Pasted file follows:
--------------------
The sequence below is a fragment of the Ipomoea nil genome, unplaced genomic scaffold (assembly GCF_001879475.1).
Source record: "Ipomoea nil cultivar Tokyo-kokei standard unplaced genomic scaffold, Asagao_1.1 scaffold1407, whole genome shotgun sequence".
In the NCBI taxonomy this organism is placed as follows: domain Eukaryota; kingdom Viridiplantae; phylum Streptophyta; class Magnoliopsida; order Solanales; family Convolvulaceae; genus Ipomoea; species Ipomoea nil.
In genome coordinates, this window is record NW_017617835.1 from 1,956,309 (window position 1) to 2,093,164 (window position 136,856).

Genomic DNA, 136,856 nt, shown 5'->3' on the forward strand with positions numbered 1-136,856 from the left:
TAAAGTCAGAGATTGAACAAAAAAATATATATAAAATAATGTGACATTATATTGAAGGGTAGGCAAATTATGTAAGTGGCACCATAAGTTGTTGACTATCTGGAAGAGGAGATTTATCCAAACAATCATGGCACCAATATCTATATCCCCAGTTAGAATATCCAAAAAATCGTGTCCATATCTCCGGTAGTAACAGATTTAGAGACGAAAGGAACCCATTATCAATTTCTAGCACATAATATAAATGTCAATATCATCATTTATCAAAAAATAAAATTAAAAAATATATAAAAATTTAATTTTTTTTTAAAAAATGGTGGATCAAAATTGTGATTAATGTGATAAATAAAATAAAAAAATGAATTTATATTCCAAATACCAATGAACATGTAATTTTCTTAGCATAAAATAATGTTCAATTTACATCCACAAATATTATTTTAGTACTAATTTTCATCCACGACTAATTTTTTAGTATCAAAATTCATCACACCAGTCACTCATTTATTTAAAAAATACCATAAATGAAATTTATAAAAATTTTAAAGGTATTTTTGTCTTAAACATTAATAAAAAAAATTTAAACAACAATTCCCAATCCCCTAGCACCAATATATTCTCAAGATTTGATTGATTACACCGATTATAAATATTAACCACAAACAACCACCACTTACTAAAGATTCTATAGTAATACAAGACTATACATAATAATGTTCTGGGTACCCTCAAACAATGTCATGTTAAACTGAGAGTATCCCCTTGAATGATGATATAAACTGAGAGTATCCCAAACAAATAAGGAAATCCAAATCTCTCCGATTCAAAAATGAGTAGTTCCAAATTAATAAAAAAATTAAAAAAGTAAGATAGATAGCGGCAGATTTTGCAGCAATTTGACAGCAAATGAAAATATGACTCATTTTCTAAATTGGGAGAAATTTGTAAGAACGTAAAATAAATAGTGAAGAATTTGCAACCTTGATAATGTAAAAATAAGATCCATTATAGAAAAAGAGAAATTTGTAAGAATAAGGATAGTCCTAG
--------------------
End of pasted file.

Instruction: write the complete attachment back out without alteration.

The sequence below is a fragment of the Ipomoea nil genome, unplaced genomic scaffold (assembly GCF_001879475.1).
Source record: "Ipomoea nil cultivar Tokyo-kokei standard unplaced genomic scaffold, Asagao_1.1 scaffold1407, whole genome shotgun sequence".
In the NCBI taxonomy this organism is placed as follows: domain Eukaryota; kingdom Viridiplantae; phylum Streptophyta; class Magnoliopsida; order Solanales; family Convolvulaceae; genus Ipomoea; species Ipomoea nil.
In genome coordinates, this window is record NW_017617835.1 from 1,956,309 (window position 1) to 2,093,164 (window position 136,856).

Genomic DNA, 136,856 nt, shown 5'->3' on the forward strand with positions numbered 1-136,856 from the left:
TAAAGTCAGAGATTGAACAAAAAAATATATATAAAATAATGTGACATTATATTGAAGGGTAGGCAAATTATGTAAGTGGCACCATAAGTTGTTGACTATCTGGAAGAGGAGATTTATCCAAACAATCATGGCACCAATATCTATATCCCCAGTTAGAATATCCAAAAAATCGTGTCCATATCTCCGGTAGTAACAGATTTAGAGACGAAAGGAACCCATTATCAATTTCTAGCACATAATATAAATGTCAATATCATCATTTATCAAAAAATAAAATTAAAAAATATATAAAAATTTAATTTTTTTTTAAAAAATGGTGGATCAAAATTGTGATTAATGTGATAAATAAAATAAAAAAATGAATTTATATTCCAAATACCAATGAACATGTAATTTTCTTAGCATAAAATAATGTTCAATTTACATCCACAAATATTATTTTAGTACTAATTTTCATCCACGACTAATTTTTTAGTATCAAAATTCATCACACCAGTCACTCATTTATTTAAAAAATACCATAAATGAAATTTATAAAAATTTTAAAGGTATTTTTGTCTTAAACATTAATAAAAAAAATTTAAACAACAATTCCCAATCCCCTAGCACCAATATATTCTCAAGATTTGATTGATTACACCGATTATAAATATTAACCACAAACAACCACCACTTACTAAAGATTCTATAGTAATACAAGACTATACATAATAATGTTCTGGGTACCCTCAAACAATGTCATGTTAAACTGAGAGTATCCCCTTGAATGATGATATAAACTGAGAGTATCCCAAACAAATAAGGAAATCCAAATCTCTCCGATTCAAAAATGAGTAGTTCCAAATTAATAAAAAAATTAAAAAAGTAAGATAGATAGCGGCAGATTTTGCAGCAATTTGACAGCAAATGAAAATATGACTCATTTTCTAAATTGGGAGAAATTTGTAAGAACGTAAAATAAATAGTGAAGAATTTGCAACCTTGATAATGTAAAAATAAGATCCATTATAGAAAAAGAGAAATTTGTAAGAATAAGGATAGTCCTAG